So we're always told as model railroaders that the mainline is always at a higher elevation than the sidings. We should also be told that once someone says that something never happens on the prototype, someone else will come up with a photo to prove him wrong. The latter principle was proved again today as I found this mainline and siding pair in Madison, Wisconsin, today. The mainline, on the right in this photo, is at a slightly lower elevation than the siding, at the left. The wear pattern in the switch frog at the bottom of the image confirms which alignment is the mainline here; the shiny rails are clearly the rails on the rightmost track. The question then falls to why it is this way at this location. Well, the area to the right where the Kohl Center is now located, used to be part of the Milwaukee Road's main switch yard in Madison, so it stands to reason that the mainline bypass around the yard used to be the track on the left.
Never more than a day late, here's the next episode of the Rip Track Podast. In this episode, we take a look at the life of George Stephenson, "The Father of Railways." Then we hear the final installment of Randy Garnhardt's discussion of interesting juctions with a look at Clinton, Iowa, and Nelson, Illinois. Finally, the Modeler's Moment describes the princile of selective compression as it is applied to model railroads.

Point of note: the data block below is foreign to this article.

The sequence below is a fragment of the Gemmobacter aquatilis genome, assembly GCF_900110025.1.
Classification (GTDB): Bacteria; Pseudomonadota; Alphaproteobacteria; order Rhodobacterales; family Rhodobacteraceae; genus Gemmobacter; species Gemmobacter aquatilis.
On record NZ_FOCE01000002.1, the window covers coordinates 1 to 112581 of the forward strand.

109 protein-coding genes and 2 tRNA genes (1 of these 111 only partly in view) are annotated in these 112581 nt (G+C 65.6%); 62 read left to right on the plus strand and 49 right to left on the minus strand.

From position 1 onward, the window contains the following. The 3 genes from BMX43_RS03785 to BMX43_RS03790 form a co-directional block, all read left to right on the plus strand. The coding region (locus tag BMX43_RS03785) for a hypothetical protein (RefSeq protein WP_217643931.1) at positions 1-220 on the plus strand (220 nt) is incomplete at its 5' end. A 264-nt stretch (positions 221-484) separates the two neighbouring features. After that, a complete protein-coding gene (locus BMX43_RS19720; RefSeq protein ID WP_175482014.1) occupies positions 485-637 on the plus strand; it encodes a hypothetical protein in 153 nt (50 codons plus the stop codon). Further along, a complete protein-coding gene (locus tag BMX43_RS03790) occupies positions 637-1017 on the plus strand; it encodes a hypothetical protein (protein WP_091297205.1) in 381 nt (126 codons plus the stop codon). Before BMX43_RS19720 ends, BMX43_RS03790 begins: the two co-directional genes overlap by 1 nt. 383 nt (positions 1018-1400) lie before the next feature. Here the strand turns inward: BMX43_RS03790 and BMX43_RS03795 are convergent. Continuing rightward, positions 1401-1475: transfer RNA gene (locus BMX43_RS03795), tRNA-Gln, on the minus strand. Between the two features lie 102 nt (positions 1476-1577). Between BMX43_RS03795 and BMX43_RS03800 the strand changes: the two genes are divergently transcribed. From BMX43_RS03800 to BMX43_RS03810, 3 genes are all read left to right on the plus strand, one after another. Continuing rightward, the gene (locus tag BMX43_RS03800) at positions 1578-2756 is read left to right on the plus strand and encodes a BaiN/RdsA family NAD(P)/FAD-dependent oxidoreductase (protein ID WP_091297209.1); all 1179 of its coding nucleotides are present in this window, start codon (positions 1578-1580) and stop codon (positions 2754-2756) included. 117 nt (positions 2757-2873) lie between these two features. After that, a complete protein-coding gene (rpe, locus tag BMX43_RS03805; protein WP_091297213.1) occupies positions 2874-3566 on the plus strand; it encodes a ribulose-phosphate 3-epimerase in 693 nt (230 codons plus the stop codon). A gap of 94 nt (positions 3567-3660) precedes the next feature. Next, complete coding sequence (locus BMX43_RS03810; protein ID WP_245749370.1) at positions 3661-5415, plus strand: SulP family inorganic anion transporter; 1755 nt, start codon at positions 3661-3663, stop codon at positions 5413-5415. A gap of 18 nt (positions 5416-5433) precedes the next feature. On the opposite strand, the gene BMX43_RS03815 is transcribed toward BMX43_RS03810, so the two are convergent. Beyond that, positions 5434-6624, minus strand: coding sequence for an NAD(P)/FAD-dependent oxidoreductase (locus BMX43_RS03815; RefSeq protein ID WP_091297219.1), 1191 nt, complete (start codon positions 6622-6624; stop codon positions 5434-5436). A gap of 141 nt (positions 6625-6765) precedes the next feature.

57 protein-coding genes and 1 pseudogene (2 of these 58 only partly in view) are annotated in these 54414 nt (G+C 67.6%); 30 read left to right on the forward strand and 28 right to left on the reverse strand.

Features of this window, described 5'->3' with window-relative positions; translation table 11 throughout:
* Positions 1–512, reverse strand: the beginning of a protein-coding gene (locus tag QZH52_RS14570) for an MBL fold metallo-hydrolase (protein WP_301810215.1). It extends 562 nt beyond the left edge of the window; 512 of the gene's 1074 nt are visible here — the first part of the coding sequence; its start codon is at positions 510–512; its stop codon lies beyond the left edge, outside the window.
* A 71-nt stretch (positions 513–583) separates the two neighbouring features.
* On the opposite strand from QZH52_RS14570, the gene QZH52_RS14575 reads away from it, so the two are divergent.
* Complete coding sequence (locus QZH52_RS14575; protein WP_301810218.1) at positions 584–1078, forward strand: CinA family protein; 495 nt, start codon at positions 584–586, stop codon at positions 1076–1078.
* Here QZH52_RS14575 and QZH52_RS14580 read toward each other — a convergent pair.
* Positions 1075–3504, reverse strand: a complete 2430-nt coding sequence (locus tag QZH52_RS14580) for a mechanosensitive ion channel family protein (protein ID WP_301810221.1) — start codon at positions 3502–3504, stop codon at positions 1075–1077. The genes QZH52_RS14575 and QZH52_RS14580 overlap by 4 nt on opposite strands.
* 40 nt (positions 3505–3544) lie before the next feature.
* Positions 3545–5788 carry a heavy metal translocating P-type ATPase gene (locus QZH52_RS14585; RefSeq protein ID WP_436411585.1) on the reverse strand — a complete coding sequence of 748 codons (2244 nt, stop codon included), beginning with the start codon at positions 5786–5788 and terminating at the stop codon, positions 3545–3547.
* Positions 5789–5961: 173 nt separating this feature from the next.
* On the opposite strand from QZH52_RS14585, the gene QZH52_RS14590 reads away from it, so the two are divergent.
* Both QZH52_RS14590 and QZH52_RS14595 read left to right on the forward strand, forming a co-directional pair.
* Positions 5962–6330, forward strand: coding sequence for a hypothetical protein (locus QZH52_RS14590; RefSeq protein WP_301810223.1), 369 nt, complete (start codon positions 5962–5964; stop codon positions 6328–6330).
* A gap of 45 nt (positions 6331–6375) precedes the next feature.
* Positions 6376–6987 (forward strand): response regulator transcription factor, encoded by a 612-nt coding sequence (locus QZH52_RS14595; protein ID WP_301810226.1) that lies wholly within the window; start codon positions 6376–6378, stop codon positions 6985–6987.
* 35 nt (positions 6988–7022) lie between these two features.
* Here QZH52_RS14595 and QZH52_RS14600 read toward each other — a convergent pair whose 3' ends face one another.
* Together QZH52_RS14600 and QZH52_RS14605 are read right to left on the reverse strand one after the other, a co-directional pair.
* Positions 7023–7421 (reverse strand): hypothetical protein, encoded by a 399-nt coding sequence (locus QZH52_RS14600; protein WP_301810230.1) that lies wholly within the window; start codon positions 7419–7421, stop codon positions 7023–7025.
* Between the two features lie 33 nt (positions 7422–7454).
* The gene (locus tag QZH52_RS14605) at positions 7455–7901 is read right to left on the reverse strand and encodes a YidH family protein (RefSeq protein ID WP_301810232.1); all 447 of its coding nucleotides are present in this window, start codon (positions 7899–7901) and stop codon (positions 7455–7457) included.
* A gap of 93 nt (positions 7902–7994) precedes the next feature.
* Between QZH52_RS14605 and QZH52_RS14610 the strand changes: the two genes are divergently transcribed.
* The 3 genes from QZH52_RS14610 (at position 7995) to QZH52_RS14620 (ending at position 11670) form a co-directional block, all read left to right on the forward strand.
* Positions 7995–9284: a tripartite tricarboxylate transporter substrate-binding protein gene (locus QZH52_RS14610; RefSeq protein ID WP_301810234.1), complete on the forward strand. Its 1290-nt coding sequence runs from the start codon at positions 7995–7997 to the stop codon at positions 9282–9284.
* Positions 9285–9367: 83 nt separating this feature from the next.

In this episode, we take a look through history for the bulk of the content. We start with a "biography" of one named steam locomotive that operated in the United States during the early days of railroading, and that you can still go see today. We follow that with a 1904 Edison recording called "Interrupted Courtship on the Elevated Railway", and then another excerpt from Randy Garnhardt's clinic "Interesting Junctions." In the Modeler's Moment, we review a few techniques to keep your model railroad locomotives operating well.
We continue the show with episode 2. In this episode, we take a look at some interesting railroad junctions, some small rail-served industries and their modeling potential, and we hear a story about a newly hired switchman on his first trip to a distant yard for an assignment.
By now we've all seen brakeman's lanterns with railroad names stamped into the metal or etched onto the globes. Why did they do this? Technically the lanterns were the railroads' property, so if one went missing and was found by someone else, they would know where it was supposed to go for return. North American railroads put their names on everything that could be easily carried for this reason. But did you know that some railroads are even going as far as stamping their initials onto the ties they use in their track? This BNSF tie found in Glen Haven, Wisconsin, this past weekend is evidence of this. Have you found a railroad name where you weren't expecting it yet?
When ties have reached the end of their usefulness, they are often marked with brightly colored paint. Using a bright orange or yellow marking, the maintenance of way crew can easily spot which ties to replace. This section of track, with three ties to be replaced, is along the Mississippi River in Wisconsin.